Background: How non-verbal data may influence observer-administered ratings of shared decision making is unknown. Our objective for this exploratory analysis was to determine the effect of mode of data collection (audio+video vs. audio only) on the scoring of the OPTION5 instrument, an observer rated measure of shared decision making. Methods: We analyzed recordings of 15 encounters between cancer patients and clinicians in which a clinical decision was made. Audio+video or audio only recordings of the encounters were randomly assigned to four trained raters, who reviewed them independently. We compared the adjusted mean scores of audio+video and audio only. Results: Forty-one unique decisions were identified within the 15 encounters. The mean OPTION5 score for audio+video was 17.5 (95% CI 13.5, 21.6) and for audio only was 21.8 (95% CI 17.2, 26.4) with a mean difference of 4.28 (95% CI = 0.36, 8.21; p = 0.032). Conclusion: A rigorous and well established measure of shared decision making performs differently when the data source is audio only. Data source may influence rating of observer administered measures of shared decision making. This potential bias needs to be confirmed as video recording to examine communication behaviors becomes more common.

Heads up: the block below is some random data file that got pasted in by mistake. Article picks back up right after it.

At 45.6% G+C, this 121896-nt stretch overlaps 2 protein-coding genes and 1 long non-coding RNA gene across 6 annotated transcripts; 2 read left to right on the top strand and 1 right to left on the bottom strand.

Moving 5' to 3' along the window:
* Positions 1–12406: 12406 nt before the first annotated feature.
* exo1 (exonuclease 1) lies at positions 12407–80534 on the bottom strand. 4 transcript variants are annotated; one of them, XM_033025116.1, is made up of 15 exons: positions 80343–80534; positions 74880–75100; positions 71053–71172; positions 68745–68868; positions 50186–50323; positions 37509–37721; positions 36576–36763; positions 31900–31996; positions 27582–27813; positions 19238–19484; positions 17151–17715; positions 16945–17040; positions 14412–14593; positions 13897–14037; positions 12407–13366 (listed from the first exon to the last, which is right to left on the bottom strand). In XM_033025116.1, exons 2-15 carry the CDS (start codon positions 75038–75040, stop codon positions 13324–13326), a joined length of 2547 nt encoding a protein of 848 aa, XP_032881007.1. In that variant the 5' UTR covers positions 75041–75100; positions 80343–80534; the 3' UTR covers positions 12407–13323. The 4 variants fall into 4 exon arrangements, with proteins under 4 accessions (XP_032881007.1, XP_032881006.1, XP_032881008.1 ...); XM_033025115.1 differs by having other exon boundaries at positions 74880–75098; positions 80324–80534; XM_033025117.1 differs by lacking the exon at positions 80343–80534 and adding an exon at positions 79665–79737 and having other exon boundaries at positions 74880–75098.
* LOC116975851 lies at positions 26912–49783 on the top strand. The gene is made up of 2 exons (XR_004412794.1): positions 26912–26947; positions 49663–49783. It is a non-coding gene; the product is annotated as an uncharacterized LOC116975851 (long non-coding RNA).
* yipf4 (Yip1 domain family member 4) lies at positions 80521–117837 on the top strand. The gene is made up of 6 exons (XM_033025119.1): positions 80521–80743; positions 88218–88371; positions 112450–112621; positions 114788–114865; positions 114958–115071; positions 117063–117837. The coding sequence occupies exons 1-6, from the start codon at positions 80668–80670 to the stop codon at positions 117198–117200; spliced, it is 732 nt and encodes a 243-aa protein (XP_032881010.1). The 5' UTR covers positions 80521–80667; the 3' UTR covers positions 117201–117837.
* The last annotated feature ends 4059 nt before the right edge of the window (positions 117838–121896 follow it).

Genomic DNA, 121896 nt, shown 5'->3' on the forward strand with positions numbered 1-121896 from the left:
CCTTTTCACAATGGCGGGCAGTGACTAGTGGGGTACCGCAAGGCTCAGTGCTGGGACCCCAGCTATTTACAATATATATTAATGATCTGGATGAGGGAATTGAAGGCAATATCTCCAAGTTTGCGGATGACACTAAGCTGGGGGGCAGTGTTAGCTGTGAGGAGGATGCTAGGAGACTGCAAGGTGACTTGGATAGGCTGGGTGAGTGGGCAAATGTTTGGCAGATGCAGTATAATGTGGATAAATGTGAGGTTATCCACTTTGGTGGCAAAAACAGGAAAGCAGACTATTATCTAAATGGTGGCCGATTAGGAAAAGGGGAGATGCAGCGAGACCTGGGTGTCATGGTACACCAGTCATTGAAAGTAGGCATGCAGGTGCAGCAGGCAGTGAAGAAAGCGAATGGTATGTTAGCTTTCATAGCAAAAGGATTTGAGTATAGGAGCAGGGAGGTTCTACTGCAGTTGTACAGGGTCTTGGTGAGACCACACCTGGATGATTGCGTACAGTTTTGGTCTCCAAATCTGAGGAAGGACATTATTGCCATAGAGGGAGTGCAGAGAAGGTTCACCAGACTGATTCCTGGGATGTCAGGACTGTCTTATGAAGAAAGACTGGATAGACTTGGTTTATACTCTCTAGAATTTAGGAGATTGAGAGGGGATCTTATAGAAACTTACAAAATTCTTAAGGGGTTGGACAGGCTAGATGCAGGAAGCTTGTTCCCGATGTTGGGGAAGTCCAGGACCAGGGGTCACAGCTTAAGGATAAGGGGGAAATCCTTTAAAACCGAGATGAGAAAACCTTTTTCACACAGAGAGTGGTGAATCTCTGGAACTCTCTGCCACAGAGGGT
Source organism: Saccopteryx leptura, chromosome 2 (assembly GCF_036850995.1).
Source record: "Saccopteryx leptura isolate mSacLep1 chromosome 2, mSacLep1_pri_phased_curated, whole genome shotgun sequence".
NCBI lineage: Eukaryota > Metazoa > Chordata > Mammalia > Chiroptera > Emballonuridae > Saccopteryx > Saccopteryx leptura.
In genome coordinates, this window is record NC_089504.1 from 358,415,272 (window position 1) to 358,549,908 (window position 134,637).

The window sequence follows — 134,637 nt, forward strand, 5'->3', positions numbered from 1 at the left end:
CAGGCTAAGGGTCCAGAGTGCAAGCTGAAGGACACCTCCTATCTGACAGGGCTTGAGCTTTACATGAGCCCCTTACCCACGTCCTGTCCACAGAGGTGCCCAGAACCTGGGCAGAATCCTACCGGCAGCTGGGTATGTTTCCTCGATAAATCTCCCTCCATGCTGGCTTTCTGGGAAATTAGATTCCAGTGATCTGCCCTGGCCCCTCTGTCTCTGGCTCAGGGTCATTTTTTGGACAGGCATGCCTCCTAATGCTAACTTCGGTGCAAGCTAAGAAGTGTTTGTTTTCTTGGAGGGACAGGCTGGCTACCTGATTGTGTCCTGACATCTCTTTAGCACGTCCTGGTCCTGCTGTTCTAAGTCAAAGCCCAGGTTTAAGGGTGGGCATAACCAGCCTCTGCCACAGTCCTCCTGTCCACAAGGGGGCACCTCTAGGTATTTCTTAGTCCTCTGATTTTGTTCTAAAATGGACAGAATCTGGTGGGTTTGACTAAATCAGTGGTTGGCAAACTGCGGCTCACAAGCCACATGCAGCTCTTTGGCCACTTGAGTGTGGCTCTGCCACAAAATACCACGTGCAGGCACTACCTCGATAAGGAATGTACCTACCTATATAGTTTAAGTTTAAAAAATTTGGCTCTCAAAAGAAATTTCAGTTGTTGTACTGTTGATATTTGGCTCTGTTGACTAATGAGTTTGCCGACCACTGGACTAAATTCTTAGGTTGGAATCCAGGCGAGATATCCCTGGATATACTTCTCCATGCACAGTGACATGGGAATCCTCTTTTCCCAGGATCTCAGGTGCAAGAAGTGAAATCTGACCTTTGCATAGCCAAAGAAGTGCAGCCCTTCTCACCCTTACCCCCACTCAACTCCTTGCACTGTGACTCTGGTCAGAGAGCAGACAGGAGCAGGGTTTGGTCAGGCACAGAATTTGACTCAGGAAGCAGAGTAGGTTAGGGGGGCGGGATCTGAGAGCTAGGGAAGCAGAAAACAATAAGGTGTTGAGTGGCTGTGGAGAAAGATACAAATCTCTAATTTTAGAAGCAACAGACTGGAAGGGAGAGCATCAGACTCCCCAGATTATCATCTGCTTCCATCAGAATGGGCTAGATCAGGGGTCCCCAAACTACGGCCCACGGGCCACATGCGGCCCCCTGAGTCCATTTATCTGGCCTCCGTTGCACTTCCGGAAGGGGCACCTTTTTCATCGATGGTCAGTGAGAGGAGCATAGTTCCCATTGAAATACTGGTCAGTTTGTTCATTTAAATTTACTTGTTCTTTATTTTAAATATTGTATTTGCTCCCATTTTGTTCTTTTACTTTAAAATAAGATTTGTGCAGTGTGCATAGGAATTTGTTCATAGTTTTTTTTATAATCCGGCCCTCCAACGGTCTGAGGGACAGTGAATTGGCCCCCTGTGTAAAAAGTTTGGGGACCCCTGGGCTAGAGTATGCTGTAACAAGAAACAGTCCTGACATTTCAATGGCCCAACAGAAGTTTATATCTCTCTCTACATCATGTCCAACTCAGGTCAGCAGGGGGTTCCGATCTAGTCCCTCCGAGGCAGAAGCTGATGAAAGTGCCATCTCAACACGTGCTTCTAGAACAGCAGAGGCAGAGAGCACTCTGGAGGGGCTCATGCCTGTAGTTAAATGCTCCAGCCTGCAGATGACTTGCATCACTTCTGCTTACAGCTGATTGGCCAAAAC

|Original language||English (US)|
|Journal||BMC health services research|
|State||Published - Jul 4 2018|
- Shared decision making
ASJC Scopus subject areas
- Health Policy